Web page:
We wandered about this beautiful beach park.

When dining in restaurants we have the concern of the food having been cooked in the same pan as those items I cannot have.  The risk of contamination is high.  Nor do we expect restaurant cooks and chefs to make special accommodations for me with the use of their cookware.

The views from every direction were breathtaking.
Sure, we'd love to visit a fabulous beach area and sit down for meal.  But, we always remember that we wouldn't be traveling the world if it weren't for my strict low carb, grain free, starch free, sugar free and chemical free way of eating that brought me to exquisite good health after years of suffering. 

A buoy to mark low water.
If Tom would like to dine out, I'm happy to join him and order that plain steak or fish and plain salad with nary a complaint.  Surprisingly, after all of this time Tom doesn't feel shortchanged.  Perhaps, that is why he loves cruising. 

The tide was low giving us an entirely different perspective of the beach.
While on a cruise, Tom can order anything he  wants without concern or worry when the ship's chefs manage to make everything work for me as they do for many other passengers with special diets.

There are many beaches that are covered with rock but, overall the beaches we've seen are sandy.
Without shopping, without dining out, without spending on pricey tourist attractions we happily find an entire world of wonder that we easily appreciate and cherish for its natural and unique beauty. 

This enormous Banyan Tree reminded us of the tree across the street from our condo in Honolulu.
In our old lives of seldom traveling we'd often spend considerable time at the hotel, the pool, the hotel's beach, a wide array of local restaurants and visiting a few choice attractions popular in the area.  This gave us a limited perspective of the area.

Possibly, a memorial for a beloved individual lost to the sea in this location.
Now, we live in an area shopping in their shops, cooking their locally grown foods, meeting the locals, wandering through their farmer's markets and most of all visiting those special places that Mother Nature created for us to respect and...for us to appreciate with love and care.

For this, we are grateful and for this, Port Douglas never let us down. 


From this view, we were seated in white chairs facing the ocean, left from a recent wedding.  It was a perfect spot for a wedding.


It was these rose petals on the ground that made us realize that a recent edding had been held in this spot.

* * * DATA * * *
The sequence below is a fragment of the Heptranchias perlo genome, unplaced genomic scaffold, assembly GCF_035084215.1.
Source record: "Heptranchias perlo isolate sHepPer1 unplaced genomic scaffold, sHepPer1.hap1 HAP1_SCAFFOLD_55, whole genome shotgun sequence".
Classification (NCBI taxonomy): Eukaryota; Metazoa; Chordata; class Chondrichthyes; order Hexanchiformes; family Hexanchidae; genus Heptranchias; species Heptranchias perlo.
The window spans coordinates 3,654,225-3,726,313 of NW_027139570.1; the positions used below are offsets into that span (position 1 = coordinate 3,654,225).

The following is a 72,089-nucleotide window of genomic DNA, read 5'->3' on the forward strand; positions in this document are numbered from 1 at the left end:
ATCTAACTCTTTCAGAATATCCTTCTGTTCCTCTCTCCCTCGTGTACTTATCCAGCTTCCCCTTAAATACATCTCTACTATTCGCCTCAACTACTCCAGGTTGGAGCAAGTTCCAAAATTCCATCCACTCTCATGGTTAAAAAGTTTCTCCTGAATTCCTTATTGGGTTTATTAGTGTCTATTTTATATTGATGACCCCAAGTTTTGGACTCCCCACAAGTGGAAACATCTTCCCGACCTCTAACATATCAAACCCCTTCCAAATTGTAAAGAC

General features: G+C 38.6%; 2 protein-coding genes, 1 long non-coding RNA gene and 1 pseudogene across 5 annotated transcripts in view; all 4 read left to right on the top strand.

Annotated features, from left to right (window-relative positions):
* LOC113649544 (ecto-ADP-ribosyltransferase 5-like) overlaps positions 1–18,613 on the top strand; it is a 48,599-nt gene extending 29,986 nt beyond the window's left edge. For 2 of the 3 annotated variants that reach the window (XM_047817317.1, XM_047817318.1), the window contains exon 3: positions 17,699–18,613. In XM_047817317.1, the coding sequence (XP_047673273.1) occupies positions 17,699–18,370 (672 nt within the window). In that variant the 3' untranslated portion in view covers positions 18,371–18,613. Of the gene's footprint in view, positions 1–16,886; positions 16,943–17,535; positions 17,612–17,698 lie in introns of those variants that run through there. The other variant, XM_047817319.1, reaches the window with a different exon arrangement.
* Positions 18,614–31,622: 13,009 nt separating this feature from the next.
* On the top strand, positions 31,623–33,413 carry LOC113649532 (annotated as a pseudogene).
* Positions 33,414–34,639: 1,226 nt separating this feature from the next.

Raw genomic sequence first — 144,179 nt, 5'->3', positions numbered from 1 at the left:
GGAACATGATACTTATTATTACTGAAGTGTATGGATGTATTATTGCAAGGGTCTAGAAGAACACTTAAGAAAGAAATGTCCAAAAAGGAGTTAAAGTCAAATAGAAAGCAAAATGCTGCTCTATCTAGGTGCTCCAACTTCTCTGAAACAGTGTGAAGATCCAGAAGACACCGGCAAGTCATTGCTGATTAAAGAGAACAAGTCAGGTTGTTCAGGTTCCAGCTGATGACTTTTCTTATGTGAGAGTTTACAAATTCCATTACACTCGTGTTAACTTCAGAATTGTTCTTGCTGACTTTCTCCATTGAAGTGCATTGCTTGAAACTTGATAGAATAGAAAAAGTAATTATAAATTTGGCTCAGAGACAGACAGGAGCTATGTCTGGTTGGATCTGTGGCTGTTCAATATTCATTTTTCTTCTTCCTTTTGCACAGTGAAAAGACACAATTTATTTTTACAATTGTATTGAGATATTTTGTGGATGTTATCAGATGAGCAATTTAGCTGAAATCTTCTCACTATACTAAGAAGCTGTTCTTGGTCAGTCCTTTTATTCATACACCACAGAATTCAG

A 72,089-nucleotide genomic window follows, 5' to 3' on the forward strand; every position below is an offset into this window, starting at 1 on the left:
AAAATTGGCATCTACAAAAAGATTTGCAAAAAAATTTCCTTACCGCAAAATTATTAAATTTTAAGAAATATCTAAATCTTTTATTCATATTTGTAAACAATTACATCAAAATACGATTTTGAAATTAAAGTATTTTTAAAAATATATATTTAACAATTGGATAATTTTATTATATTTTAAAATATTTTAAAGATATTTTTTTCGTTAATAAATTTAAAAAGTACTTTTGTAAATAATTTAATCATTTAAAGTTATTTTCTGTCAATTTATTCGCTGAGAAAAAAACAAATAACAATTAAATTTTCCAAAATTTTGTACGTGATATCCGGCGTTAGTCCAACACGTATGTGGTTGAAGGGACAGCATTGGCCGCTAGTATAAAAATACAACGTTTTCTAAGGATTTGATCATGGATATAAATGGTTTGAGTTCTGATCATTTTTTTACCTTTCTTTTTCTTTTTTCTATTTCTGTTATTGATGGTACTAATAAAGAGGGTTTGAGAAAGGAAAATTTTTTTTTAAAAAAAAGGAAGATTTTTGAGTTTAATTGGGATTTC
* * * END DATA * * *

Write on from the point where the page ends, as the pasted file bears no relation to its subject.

On Cecil the lion: We can't avoid addressing the recent heartbreaking slaughter of Cecil, the lion, in Zimbabwe, Africa.  Rather than rant our personal views which our many worldwide readers can easily imagine, we share this well written tribute by Simon Espley to Cecil on my personal favorite website, Africa Geographic:

"While that rich American dentist and the hunting industry at large scramble for excuses and justifications for their actions, your rivals will already have killed your cubs and settled into your territory. Yes, those weak ones who could not challenge you now run your kingdom.   - See more at: http://africageographic.com/blog/rip-cecil-lion-king/#sthash.KHlfCBVR.dpuf

You, Cecil, are the reason I am a proud African. Your spirit, your grace and your courage epitomise my Africa. You are the reason my team and I do what we do.
I am so sorry that you had to endure 40 painful hours with an arrow lodged in your body, that you were then shot, beheaded and skinned – turned into a trophy for a man whose only understanding of Africa is that our laws cannot protect you from his money.

 I am sorry that more was not done to protect you and I am outraged that you and your kind are seen not as kings, but as commodities.  On a selfish level I am sorry because I will never see you with my own eyes.

RIP big guy, and know that many of us humans DO care, and we are trying, desperately, to fight for you and yours.
A luta continua!"  (translated:  the fight goes on)

Last photograph of Cecil with his pack friend Jericho (standing) a month before he was killed
Last known photo of Cecil (lying down) and Jericho who both protected their 25 cubs.  Now, with Cecil gone, Jericho may not be able to protect those cubs on his own, resulting in their death.  (We borrowed this photo from the UK Telegraph).
We took this photo as one of many lion photos that we had the gift of seeing in the Masai Mara in October, 2013 while on a photo safari.  This experience forever changed our hearts and minds with love and appreciation of these magnificent beings. For more photos and details of our safari which we spread over many posts, please begin by clicking here and continuing on from there.

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Photo from one year ago today, July 30, 2014:

Our last night in Madeira, Portugal as we'd begin the trip to Paris in the morning.  It was a memorable two and a half months but, as always, we were ready to continue on.  For that final post with some of our favorite photos, please click here.